The more I study and learn about the Old Testament, the more I see Jesus and God’s plan of salvation in it. The saying that the Old Testament is the New Testament concealed and the New Testament is the Old Testament revealed is definitely a great saying. For example, if you will look at Exodus 6 you will see that God laid out the blueprint for our Messiah, Jesus, in the Exodus of God’s people from Egypt. This is what God says in Ch. 6 to the Israelites before the Exodus:

  1. I will bring you out- from under yoke of slavery and bondage
  2. I will set you free from slavery – what would you have given if God had showed up and set you free and sin no longer had control?
  3. I will Redeem you
  4. I will bring you to myself – take you as my own, I will be your God

From the earliest of times, Jews have celebrated these 4 statements in Exodus 6 during Passover. They set out 4 cups of wine with each representing one of these statements by God. At various points in the liturgy, participants are reminded of what God said on each one and the cup is taken to remember these 4 things.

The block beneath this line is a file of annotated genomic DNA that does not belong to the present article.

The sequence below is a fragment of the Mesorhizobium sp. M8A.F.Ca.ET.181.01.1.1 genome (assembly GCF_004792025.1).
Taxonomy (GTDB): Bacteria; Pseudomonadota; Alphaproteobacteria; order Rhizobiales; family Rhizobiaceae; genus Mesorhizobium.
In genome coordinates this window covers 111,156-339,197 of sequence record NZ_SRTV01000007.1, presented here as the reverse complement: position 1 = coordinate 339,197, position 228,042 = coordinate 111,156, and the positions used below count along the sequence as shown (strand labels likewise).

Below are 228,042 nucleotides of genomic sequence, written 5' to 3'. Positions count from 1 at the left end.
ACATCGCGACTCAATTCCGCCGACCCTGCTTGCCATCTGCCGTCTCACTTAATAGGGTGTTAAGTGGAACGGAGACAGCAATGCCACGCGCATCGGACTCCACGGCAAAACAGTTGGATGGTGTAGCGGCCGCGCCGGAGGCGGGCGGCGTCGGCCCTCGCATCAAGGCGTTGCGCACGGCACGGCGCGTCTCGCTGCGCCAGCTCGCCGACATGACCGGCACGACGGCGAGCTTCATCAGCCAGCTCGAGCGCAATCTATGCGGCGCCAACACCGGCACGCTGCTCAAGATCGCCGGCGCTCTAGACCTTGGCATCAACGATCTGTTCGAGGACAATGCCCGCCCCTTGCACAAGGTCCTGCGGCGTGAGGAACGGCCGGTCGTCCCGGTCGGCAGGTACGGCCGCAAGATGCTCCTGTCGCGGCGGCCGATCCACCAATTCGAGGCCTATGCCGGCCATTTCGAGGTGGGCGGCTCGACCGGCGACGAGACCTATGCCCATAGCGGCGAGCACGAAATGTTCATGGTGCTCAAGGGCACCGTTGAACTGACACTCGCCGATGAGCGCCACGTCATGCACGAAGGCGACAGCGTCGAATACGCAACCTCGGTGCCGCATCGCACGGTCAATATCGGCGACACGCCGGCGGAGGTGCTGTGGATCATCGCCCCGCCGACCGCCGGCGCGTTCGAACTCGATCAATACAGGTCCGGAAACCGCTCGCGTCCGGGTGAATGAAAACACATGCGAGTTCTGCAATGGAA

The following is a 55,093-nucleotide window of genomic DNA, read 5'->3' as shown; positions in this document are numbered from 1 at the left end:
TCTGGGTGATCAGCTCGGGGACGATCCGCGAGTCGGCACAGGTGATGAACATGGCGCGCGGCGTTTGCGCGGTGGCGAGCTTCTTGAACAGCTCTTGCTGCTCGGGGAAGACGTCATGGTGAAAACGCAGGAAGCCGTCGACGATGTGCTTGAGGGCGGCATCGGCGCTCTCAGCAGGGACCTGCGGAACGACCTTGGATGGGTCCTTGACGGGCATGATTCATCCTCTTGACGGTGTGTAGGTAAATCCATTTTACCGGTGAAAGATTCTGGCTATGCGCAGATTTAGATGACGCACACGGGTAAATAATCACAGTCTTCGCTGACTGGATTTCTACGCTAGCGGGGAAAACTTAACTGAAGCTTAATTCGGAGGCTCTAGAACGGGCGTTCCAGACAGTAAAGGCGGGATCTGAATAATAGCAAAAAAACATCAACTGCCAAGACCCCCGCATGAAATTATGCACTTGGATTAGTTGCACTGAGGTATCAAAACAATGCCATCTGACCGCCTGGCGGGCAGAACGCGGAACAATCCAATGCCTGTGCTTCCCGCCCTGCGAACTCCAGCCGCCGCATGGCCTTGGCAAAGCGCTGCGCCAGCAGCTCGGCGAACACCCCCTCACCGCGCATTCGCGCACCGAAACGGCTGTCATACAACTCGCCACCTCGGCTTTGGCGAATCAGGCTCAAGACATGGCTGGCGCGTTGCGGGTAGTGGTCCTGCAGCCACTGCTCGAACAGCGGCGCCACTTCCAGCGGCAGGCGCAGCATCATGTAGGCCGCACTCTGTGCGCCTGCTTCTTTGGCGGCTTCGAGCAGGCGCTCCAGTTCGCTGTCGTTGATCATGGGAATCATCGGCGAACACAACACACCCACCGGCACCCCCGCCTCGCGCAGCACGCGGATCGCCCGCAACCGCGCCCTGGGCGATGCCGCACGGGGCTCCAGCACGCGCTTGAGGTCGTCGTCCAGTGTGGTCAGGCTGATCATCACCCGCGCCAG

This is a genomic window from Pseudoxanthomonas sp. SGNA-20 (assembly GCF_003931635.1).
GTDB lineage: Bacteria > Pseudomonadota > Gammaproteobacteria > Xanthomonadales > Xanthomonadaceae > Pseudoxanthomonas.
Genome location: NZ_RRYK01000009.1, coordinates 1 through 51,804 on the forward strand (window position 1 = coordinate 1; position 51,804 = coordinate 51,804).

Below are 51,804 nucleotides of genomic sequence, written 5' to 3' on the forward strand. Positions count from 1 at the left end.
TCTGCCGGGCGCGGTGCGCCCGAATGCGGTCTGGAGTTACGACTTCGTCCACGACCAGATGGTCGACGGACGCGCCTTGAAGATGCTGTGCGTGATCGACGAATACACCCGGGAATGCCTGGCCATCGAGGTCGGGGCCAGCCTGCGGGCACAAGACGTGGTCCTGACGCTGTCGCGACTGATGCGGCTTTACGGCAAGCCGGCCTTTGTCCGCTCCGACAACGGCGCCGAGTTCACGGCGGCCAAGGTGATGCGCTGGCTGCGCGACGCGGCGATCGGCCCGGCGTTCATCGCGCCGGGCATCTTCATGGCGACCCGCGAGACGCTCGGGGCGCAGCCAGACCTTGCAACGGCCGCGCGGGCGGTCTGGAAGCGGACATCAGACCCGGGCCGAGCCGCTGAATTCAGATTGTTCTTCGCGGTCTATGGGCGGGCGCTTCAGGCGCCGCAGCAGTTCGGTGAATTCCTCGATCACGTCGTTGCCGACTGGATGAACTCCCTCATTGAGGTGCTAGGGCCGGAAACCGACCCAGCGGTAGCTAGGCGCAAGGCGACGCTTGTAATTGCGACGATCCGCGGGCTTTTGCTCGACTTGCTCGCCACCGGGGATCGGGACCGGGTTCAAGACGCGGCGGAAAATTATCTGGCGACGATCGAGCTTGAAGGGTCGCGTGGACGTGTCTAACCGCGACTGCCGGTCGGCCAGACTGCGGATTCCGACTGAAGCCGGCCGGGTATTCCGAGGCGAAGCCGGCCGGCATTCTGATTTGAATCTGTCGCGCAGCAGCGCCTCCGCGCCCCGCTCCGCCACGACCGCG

Applying the Blood

Applying the Blood

Now picture Jesus with his disciples as they celebrated Passover the night before he was to die and become our Passover Lamb. We now call this the Lord’s Supper, but it was a Passover meal that Jesus made an unbelievable claim at. Let’s look at what would have happened.

You can read the accounts of the Passover meal in Matthew 26:17-30 and parallel passages in Mark 14:17-25 and Luke 22:7-13. As their leader, Jesus would have recounted the Passover story as he held up and passed around the 1st cup – “God took us out of the land of bondage.” Then the 2nd cup would have been raised as Jesus reminded them that God set us free from sin, we are no longer slaves to it. Then Jesus did something strange to his hearers as he lifted the 3rd cup (cup of Redemption) which symbolizes that God redeemed us. Jesus said this cup (3rd one) is a new covenant in my blood .I am going to be the avenue of redemption for all people. He varied from the Passover liturgy to offer them a striking new concept; his blood would be shed for us for our redemption. This is how God will clean us up and redeem us.